The imagery of this panel is unusual in that it juxtaposes King Charles I and his consort, Henrietta Maria, with Adam and Eve beneath the Tree of Knowledge. To some extent, the panel can be classified with other commonly occurring images of the royal couple in contemporary embroidery. These appear to have been primarily celebratory or commemorative in nature, but the direct association made here between contemporary royalty and Adam and Eve is unique among surviving embroidered pictures, indeed among the images of royalty in every medium. It therefore has significance within the wider field of royal iconography of the Caroline era.
The embroidery can be dated to a time after 1634, because the poses of Charles I and Henrietta Maria are derived from an engraving by Robert van Voerst first published in that year. The print shows Charles and Henrietta Maria exchanging olive and laurel branches, emblems of peace and military glory, and it celebrates their marriage and the political advantages that accrued from it. The print is a copy of the painting by Anthony van Dyck of 1632, which itself is a reworking of an original by Daniel Mytens of ca. 1630–32.
This association between royal marriage and royal authority is carried over into the embroidery, although apart from the poses of the royal couple, it retains little of the symbolism of its prototype. In place of the exchange of olive and laurel branches between the royal couple, Henrietta Maria offers her husband a flower, while Charles holds a sword and scepter, the symbols of worldly dominion. The association of the royal marriage and Charles’s symbols of monarchy with Adam and Eve, the first married couple, carries the suggestion that Charles’s claim to royal authority rests on a chain of royal—specifically familial—descent stretching back to the Fall and even before that, to humankind’s state of innocence. Such a juxtaposition would have resonated in the 1630s and 1640s with the political debates that raged over the nature of political authority. In these debates, the varied justifications for political organization, whether Royalist, Parliamentarian, or Leveller, were invariably based on some understanding of Adamic patriarchy and the first marriage. For all political complexions, the concept of Paradise that had once existed in some place and time provided the key to the way in which ideal social relations once were and should still be.
The theme of the panel appears to be an explicit reflection of the Royalist argument, which saw Adamic patriarchy as the basis of the divine right of kings. In The Glasse of Time (1620), Thomas Peyton described James I as "A royall King deriued from the race, / O f Edens Monarch in her greatest grace, / Within whose face true Maiesty doth shine." According to Richard Cumberland, a friend of Samuel Pepys, "Humankind, and by consequence, all Societies and Families sprang from the matrimonial Union of one Man with one Woman. And, consequently, all Civil Government is originally laid out in a natural Parental Authority" (De Legibus Naturae, 1672). Such arguments and their counter-arguments, which maintained that the right to govern derived from the consent of the people, were furiously debated during the crisis of Parliament and the Civil War years of the 1640s. John Maxwell, chaplain to Charles I, argued in Sacro-Sancta Regum Majestas (1644) that monarchy was fixed by God in the time before the Fall. "Can we be so stupid as to acknowledge the dominion over all creatures below is given to man immediately by God, and to deny that the most noble and excellent Government by which man hath Power and Empire over men is not from God . . . but by Compact and Contract, the Composition and Constitution of men?" Sir Robert Filmer, in his Patriarcha: or, The Natural Right of Kings (probably written about 1630, but not published until 1680), justified monarchy on hereditary grounds—that Adam and the patriarchs after him had royal authority over their children by right of fatherhood, and that this authority had been given to them by God. "The first Father had not only simply power, but power monarchical, as he was a Father immediately from God. For by the appointment of God, as soon as Adam was created he was monarch of the world, though he had no subjects." For Filmer, Adam’s was "[a]s large and ample as the Absolutest Dominion of any Monarch which hath been since the Creation."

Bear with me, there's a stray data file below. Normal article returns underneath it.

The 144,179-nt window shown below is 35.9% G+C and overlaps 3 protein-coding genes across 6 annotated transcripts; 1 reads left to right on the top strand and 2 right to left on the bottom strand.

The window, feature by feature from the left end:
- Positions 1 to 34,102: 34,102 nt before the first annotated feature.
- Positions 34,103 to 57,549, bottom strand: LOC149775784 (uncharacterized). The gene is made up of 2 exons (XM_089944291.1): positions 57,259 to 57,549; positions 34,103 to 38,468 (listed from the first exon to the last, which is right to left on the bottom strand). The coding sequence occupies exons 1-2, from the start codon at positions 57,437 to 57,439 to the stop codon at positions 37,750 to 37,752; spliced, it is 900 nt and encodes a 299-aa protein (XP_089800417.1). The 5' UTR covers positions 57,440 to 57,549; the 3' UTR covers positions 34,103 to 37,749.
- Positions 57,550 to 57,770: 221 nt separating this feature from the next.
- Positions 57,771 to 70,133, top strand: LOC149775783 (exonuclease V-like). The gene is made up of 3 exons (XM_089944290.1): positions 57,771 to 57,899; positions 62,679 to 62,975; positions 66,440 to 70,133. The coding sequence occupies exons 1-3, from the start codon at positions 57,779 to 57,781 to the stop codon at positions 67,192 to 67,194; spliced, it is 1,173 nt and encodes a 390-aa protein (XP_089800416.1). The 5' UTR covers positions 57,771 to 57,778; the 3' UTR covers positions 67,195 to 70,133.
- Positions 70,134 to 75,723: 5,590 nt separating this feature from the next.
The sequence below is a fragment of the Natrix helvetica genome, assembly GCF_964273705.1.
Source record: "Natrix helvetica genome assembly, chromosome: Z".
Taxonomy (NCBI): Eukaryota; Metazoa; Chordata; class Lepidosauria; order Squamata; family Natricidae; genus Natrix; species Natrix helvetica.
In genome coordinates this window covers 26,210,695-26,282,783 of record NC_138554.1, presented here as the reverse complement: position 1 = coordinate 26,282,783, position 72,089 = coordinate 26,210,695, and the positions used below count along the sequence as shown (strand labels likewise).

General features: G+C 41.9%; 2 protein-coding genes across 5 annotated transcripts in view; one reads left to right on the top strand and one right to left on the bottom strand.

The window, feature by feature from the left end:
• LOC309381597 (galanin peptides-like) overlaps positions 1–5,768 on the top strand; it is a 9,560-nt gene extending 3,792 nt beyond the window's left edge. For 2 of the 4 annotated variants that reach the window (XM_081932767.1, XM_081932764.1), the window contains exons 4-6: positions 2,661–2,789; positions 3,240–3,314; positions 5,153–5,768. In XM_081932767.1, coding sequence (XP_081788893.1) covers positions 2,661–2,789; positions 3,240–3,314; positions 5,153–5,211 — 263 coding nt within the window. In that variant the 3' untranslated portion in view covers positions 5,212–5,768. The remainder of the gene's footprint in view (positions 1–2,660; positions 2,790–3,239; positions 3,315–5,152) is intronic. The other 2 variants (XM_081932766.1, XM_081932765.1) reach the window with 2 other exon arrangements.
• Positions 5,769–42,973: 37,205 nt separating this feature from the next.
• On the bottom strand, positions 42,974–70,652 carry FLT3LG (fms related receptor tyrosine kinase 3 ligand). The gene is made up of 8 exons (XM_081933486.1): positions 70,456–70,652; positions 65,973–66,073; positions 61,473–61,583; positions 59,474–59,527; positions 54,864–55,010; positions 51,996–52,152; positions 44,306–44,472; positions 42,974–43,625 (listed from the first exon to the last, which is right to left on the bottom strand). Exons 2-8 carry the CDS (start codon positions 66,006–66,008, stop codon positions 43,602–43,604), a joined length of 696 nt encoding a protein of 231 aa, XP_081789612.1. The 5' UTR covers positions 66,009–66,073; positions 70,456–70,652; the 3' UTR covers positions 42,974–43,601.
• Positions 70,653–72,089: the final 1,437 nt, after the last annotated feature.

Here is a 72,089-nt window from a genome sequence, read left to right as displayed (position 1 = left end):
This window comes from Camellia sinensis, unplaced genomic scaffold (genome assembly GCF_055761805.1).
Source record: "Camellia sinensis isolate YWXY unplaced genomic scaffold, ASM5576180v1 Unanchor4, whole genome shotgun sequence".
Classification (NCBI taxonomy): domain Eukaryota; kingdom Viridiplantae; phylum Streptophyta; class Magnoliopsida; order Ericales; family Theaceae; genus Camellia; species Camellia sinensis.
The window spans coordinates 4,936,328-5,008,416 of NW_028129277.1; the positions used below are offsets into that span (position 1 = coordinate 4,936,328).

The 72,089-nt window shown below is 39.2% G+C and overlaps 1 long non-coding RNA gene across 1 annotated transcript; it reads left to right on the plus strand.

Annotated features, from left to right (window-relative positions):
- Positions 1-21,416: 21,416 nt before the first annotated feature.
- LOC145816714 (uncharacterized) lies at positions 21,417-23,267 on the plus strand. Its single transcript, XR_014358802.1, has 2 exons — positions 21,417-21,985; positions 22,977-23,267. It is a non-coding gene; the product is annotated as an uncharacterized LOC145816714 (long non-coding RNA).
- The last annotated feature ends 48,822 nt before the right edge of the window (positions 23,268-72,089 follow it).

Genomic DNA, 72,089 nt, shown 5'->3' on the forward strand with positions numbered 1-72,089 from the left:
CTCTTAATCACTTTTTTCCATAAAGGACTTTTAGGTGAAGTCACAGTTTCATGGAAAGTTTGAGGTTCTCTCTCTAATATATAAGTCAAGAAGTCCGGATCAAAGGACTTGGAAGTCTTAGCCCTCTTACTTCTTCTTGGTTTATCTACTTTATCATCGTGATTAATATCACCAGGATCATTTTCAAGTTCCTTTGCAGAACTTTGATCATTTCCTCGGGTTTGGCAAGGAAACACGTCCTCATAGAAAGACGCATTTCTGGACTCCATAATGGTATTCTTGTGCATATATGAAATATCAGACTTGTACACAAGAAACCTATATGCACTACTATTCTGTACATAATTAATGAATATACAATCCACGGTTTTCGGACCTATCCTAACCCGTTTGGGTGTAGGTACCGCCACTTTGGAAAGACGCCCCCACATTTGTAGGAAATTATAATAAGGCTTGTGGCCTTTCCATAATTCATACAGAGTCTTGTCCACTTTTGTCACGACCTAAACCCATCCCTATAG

Such views reached the popular domain via sermons and pamphlets. John Evelyn recorded in a diary entry of May 1678 having heard a sermon that argued for the monarchical over all other systems of government, "& that from Adam (to whom God had given the Empire of all things & Persons) that it seemed to be not onely of divine, but most natural institution." And on January 30, 1694, the anniversary of the death of Charles I, Evelyn heard a young man preach on the "Excellency of Kingly Government above all other, deriving it from Adam, The Patriarchs, God himselfe." The panel therefore shows an embroiderer directly engaged in these debates, asserting sympathy for the Royalist cause. As such, it shows the expressive freedom of the embroidery medium, which because of its relatively private nature allowed its makers to react personally to events and to create images encompassing themes that lay outside and beyond the iconographical norms of public art, both popular prints and the more exclusive iconography of the court.
[Andrew Morrall, adapted from English Embroidery from The Metropolitan Museum of Art, 1580-1700: 'Twixt Art and Nature / Andrew Morrall and Melinda Watt ; New Haven ; London : Published for The Bard Graduate Center for Studies in the Decorative Arts, Design, and Culture, New York, The Metropolitan Museum of Art, New York [by] Yale University Press, 2008.]